A throwback jersey to conquer them all, this 1960 Oscar Robertson USA kit is undoubtedly one of my most prized finds.

The Rundown on Oscar Robertson

After he was a member of the high school team that lost in the semi-finals to the team that would later be immortalized into the movie “Hoosiers”, Robertson went on to win two straight state titles. Robertson was a game changer throughout his career, including in this instance as these were the first high school state titles won by an all-black school in American history.

After being named Indiana’s Mr. Basketball, Robertson signed to play for the University of Cincinnati. His time in college was where his domination of the sport became wildly apparent. In each of his three years with the Bearcats, Robertson led the NCAA in scoring, earned first-team All-American honors, and was credited with the National Player of the Year Award. Practically unguardable, Robertson scored over 50 points on six different occasions during his college career. In fact, as the NCAA’s leading point scorer in history when he left Cincinnati, he set 14 individual NCAA records.

After his previously mentioned success in the 1960 Olympics, Robertson’s talents graced the court in the pros. As expected, he did not disappoint. A pick of the Cincinnati Royals in the 1960 NBA Draft, Robertson immediately changed the league’s landscape. In his rookie season, he averaged an unreal 30.5-10.1-9.7 points, rebounds, and assists stat line. This earned him the NBA Rookie of the Year award, as well as an appearance in the All-Star Game and first-team All-NBA honors.

In his second season, Oscar Robertson became the first NBA player in history to average a triple-double throughout the season. As one of only two players in the league’s current history to ever accomplish this feat, with the other being Russell Westbrook in his 2016-17 campaign, Robertson recorded 41 triple-doubles that season for the Royals.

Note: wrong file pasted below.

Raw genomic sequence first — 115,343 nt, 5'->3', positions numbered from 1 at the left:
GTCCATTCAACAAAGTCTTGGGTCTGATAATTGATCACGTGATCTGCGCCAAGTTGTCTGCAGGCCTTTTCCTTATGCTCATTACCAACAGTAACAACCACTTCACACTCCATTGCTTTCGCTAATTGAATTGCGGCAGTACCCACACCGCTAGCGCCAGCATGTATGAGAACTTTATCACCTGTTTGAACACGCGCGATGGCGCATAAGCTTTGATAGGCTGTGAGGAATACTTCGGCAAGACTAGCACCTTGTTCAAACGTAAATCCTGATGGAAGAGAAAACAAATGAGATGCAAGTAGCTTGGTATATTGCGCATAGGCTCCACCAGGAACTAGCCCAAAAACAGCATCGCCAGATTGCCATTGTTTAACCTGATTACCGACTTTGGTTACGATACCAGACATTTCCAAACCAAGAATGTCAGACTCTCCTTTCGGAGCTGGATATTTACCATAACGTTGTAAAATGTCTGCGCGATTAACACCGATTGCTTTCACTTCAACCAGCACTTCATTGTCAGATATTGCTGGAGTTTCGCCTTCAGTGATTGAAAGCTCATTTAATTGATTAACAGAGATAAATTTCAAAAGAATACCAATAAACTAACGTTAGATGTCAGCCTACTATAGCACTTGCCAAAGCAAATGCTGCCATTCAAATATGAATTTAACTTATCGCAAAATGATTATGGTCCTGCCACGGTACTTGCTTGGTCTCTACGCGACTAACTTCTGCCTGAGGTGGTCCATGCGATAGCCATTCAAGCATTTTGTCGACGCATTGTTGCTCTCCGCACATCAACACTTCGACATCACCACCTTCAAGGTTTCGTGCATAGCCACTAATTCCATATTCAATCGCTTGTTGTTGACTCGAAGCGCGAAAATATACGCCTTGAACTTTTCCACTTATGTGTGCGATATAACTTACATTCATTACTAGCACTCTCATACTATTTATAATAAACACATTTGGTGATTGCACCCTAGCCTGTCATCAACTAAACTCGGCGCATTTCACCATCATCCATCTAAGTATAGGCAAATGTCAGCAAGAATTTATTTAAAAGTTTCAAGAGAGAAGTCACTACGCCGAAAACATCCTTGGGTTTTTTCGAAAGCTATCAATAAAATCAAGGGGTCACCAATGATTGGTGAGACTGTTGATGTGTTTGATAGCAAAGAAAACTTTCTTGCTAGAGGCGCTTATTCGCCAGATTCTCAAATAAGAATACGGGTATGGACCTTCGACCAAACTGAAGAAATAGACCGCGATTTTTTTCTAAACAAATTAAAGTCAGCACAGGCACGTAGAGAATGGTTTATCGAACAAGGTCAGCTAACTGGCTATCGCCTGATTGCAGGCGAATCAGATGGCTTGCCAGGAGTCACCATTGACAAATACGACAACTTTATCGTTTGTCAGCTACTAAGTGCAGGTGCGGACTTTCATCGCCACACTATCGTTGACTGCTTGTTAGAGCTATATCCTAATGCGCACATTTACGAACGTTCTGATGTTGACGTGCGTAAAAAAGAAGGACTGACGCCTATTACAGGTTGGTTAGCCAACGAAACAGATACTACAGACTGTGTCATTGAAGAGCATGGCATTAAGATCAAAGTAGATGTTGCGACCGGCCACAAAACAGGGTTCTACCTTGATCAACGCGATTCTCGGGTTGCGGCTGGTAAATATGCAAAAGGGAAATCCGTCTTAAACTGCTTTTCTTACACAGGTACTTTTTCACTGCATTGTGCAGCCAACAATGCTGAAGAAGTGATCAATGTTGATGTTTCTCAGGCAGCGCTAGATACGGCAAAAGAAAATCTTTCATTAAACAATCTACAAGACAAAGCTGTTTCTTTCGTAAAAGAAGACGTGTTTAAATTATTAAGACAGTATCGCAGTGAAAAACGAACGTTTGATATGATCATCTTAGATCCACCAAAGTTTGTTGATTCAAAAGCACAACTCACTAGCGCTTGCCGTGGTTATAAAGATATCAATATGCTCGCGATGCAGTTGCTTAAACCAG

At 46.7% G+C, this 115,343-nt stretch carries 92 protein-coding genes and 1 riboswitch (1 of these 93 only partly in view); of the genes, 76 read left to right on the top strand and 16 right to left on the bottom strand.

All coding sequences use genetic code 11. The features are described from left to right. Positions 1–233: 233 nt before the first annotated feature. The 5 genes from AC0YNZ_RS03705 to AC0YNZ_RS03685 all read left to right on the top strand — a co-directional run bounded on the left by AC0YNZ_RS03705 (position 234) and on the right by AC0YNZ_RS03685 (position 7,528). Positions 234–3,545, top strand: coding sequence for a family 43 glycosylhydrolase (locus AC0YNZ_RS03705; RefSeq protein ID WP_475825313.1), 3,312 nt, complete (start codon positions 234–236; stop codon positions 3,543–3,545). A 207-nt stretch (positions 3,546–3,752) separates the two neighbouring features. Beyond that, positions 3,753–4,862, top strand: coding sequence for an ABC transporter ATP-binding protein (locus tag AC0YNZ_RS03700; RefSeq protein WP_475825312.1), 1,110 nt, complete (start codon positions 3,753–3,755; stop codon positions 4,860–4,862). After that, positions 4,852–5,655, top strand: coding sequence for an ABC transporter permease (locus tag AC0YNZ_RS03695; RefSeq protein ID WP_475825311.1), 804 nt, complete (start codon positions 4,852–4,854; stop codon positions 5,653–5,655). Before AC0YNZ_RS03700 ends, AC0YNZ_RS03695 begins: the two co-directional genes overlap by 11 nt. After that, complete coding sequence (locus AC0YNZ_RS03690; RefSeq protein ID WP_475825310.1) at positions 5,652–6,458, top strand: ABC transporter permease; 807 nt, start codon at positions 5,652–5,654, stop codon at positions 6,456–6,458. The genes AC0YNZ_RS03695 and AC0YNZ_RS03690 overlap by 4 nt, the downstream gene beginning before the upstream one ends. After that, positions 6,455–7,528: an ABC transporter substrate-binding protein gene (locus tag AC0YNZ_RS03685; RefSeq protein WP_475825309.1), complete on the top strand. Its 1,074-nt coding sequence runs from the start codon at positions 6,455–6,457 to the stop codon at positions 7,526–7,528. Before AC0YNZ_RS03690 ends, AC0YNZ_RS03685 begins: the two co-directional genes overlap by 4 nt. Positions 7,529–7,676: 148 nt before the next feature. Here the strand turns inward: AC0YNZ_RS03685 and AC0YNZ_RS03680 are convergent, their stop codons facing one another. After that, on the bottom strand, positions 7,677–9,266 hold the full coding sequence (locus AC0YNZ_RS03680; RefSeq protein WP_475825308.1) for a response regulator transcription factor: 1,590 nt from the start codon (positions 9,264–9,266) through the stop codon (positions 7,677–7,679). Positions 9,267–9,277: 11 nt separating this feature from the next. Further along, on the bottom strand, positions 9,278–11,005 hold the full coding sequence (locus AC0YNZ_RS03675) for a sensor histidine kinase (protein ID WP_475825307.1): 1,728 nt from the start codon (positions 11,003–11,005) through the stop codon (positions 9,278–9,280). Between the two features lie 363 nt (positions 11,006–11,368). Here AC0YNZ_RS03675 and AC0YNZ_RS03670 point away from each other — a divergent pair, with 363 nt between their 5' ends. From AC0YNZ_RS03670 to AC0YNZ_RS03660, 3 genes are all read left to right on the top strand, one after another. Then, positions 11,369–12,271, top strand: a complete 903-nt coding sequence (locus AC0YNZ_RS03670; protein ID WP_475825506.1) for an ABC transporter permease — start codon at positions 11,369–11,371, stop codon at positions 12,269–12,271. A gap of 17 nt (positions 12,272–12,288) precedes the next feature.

Robertson was recognized throughout his career as one of the absolute greats. In his 14-season professional career, he earned nine All-NBA First Team honors and 12 All-Star Game appearances. He was the only player between 1960 and 1968 to win an NBA MVP Award not named Wilt Chamberlain or Bill Russell with his 1964 MVP Award victory. And after a trade to the Milwaukee Bucks franchise in 1970, Robertson finally won his very deserved NBA championship in the 1971 Finals.

A member of the Naismith Memorial Basketball Hall of Fame, Robertson was part of the five-person inaugural class of the National Collegiate Basketball Hall of Fame alongside legends of the sport Dr. James Naismith, Bill Russell, Dean Smith, and John Wooden. In 2000, Robertson was named “Player of the Century” by the National Association of Basketball Coaches.

A pioneer of his craft, at 6-foot-5 his legacy paved the way for the rest of the NBA’s “big man” point guards such as legends Magic Johnson and Penny Hardaway.